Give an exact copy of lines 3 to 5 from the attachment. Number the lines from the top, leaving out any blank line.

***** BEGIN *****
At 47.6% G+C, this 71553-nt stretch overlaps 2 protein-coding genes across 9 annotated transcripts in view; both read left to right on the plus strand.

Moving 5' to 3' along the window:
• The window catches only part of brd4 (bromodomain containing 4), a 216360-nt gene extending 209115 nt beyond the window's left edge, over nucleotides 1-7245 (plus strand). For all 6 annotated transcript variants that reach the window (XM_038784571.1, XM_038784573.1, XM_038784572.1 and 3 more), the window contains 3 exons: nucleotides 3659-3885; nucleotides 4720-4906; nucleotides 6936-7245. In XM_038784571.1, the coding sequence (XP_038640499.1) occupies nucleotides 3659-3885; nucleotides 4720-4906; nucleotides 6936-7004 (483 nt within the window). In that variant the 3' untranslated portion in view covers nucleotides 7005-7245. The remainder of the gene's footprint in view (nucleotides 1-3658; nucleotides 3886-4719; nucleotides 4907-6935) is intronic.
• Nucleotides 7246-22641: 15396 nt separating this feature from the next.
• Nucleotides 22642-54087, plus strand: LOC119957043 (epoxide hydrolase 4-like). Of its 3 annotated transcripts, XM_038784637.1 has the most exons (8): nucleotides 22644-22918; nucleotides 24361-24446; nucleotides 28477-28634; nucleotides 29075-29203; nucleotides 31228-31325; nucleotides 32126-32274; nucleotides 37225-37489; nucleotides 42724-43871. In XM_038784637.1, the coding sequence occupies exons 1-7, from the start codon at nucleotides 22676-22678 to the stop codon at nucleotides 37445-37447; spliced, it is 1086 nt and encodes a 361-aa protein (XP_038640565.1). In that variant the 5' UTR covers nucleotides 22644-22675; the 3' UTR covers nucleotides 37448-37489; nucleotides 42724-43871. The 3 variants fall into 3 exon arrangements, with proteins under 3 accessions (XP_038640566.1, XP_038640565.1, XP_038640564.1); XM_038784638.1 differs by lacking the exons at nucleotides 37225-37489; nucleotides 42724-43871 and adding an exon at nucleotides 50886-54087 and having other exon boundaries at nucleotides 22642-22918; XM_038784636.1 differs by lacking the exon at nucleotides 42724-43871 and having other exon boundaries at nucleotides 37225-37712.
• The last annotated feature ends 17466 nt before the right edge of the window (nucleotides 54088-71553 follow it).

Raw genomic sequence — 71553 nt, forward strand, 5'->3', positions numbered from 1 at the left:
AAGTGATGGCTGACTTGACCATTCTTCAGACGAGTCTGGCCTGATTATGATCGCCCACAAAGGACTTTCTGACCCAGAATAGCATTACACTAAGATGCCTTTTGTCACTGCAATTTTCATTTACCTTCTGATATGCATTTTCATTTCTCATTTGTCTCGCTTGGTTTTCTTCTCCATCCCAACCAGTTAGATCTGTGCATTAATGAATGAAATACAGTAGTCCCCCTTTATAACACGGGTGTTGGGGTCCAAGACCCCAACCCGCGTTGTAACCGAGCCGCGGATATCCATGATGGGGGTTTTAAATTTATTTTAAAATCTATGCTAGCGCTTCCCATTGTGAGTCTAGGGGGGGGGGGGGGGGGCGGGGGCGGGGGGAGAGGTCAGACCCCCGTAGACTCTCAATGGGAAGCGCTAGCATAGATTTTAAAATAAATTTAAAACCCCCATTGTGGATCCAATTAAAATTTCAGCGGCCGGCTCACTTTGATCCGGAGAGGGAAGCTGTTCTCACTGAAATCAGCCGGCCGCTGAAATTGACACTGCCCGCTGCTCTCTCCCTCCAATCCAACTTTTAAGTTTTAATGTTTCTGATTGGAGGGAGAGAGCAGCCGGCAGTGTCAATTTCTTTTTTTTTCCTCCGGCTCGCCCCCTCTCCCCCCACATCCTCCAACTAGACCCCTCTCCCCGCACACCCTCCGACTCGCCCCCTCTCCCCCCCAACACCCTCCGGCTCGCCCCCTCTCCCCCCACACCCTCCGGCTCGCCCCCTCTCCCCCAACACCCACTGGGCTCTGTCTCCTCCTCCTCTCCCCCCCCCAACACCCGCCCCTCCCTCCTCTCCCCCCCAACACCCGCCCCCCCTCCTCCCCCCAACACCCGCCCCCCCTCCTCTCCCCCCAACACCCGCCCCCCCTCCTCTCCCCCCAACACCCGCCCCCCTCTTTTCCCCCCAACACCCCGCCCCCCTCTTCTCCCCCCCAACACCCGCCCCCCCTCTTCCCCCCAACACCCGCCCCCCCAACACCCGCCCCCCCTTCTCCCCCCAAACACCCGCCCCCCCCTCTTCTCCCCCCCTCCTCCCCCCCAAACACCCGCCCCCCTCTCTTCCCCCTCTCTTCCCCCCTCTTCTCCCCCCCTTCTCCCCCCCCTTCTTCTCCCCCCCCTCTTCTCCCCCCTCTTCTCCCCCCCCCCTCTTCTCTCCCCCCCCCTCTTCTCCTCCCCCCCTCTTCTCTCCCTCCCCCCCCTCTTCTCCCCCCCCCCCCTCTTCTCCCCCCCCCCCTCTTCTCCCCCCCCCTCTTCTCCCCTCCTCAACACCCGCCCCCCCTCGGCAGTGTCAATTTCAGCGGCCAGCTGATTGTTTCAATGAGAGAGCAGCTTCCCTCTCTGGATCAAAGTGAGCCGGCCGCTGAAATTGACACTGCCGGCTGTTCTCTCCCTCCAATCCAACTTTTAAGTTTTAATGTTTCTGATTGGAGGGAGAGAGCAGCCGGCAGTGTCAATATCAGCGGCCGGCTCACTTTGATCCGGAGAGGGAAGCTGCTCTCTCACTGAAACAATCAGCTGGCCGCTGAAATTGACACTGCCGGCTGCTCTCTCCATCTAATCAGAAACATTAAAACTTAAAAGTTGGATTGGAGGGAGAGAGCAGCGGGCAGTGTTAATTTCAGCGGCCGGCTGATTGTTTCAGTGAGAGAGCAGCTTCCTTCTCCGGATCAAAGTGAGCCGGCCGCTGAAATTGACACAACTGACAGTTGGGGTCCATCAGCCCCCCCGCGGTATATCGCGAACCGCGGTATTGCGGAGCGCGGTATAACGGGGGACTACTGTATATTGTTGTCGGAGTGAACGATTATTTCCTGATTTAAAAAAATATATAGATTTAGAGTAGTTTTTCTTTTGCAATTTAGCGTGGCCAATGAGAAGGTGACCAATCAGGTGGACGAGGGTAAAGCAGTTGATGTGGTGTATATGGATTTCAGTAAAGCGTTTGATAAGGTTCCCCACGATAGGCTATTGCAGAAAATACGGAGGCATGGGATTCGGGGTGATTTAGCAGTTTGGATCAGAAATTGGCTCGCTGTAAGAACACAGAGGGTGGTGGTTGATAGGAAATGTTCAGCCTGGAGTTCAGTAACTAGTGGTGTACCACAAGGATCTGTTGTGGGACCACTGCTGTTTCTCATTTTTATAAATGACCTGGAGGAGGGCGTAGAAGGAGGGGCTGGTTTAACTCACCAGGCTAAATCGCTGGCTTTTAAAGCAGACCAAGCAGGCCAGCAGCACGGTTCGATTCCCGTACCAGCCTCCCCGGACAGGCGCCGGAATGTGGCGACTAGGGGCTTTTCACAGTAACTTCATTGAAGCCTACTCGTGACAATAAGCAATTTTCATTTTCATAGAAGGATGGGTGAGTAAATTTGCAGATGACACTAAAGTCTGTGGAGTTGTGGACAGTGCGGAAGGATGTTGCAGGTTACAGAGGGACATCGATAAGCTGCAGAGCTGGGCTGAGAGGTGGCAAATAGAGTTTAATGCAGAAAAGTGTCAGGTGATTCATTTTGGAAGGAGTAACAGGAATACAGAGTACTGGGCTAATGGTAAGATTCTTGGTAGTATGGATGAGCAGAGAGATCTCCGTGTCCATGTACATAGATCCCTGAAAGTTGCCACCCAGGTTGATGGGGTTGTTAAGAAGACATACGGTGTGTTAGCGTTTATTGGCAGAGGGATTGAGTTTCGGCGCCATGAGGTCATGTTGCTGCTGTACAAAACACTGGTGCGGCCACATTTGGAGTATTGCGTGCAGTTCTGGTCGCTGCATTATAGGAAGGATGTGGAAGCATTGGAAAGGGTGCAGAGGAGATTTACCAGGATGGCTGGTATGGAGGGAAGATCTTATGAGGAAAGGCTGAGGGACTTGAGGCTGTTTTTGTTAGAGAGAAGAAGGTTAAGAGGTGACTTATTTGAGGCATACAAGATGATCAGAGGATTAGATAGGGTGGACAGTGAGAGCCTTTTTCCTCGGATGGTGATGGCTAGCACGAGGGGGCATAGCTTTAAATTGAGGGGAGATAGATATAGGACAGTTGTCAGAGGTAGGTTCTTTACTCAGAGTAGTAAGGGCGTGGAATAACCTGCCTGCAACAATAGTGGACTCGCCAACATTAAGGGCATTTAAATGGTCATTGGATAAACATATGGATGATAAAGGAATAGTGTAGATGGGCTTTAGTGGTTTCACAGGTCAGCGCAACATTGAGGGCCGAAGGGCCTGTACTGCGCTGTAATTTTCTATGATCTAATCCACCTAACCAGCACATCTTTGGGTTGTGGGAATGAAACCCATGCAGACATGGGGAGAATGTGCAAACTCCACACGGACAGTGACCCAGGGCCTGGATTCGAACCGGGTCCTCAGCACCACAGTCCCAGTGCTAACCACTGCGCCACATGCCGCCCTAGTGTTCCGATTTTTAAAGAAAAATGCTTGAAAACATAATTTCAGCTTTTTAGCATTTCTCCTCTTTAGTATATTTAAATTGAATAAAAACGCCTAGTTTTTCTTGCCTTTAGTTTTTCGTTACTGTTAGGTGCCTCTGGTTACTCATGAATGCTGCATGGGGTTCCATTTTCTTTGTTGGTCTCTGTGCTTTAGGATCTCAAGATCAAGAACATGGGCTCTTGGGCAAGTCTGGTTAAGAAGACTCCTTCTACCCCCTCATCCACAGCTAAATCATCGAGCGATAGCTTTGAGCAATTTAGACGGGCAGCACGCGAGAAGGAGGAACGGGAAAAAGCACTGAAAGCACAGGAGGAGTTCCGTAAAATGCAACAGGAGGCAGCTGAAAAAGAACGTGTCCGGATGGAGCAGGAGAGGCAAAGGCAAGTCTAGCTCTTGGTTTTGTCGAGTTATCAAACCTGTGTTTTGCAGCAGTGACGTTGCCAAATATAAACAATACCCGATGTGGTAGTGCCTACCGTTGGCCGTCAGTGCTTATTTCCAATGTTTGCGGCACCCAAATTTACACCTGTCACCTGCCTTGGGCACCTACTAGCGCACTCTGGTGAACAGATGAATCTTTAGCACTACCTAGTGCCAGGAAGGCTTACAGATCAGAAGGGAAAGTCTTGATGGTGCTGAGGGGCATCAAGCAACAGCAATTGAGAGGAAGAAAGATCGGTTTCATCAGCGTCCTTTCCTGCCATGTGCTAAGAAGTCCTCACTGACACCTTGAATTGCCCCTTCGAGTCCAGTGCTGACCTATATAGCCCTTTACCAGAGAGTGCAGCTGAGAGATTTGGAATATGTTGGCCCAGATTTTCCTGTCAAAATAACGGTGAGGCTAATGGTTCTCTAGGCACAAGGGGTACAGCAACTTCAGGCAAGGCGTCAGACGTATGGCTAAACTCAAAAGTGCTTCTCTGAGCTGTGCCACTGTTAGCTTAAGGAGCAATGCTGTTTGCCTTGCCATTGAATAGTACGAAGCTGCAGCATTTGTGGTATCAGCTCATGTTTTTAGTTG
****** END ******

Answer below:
• The window catches only part of brd4 (bromodomain containing 4), a 216360-nt gene extending 209115 nt beyond the window's left edge, over nucleotides 1-7245 (plus strand). For all 6 annotated transcript variants that reach the window (XM_038784571.1, XM_038784573.1, XM_038784572.1 and 3 more), the window contains 3 exons: nucleotides 3659-3885; nucleotides 4720-4906; nucleotides 6936-7245. In XM_038784571.1, the coding sequence (XP_038640499.1) occupies nucleotides 3659-3885; nucleotides 4720-4906; nucleotides 6936-7004 (483 nt within the window). In that variant the 3' untranslated portion in view covers nucleotides 7005-7245. The remainder of the gene's footprint in view (nucleotides 1-3658; nucleotides 3886-4719; nucleotides 4907-6935) is intronic.
• Nucleotides 7246-22641: 15396 nt separating this feature from the next.
• Nucleotides 22642-54087, plus strand: LOC119957043 (epoxide hydrolase 4-like). Of its 3 annotated transcripts, XM_038784637.1 has the most exons (8): nucleotides 22644-22918; nucleotides 24361-24446; nucleotides 28477-28634; nucleotides 29075-29203; nucleotides 31228-31325; nucleotides 32126-32274; nucleotides 37225-37489; nucleotides 42724-43871. In XM_038784637.1, the coding sequence occupies exons 1-7, from the start codon at nucleotides 22676-22678 to the stop codon at nucleotides 37445-37447; spliced, it is 1086 nt and encodes a 361-aa protein (XP_038640565.1). In that variant the 5' UTR covers nucleotides 22644-22675; the 3' UTR covers nucleotides 37448-37489; nucleotides 42724-43871. The 3 variants fall into 3 exon arrangements, with proteins under 3 accessions (XP_038640566.1, XP_038640565.1, XP_038640564.1); XM_038784638.1 differs by lacking the exons at nucleotides 37225-37489; nucleotides 42724-43871 and adding an exon at nucleotides 50886-54087 and having other exon boundaries at nucleotides 22642-22918; XM_038784636.1 differs by lacking the exon at nucleotides 42724-43871 and having other exon boundaries at nucleotides 37225-37712.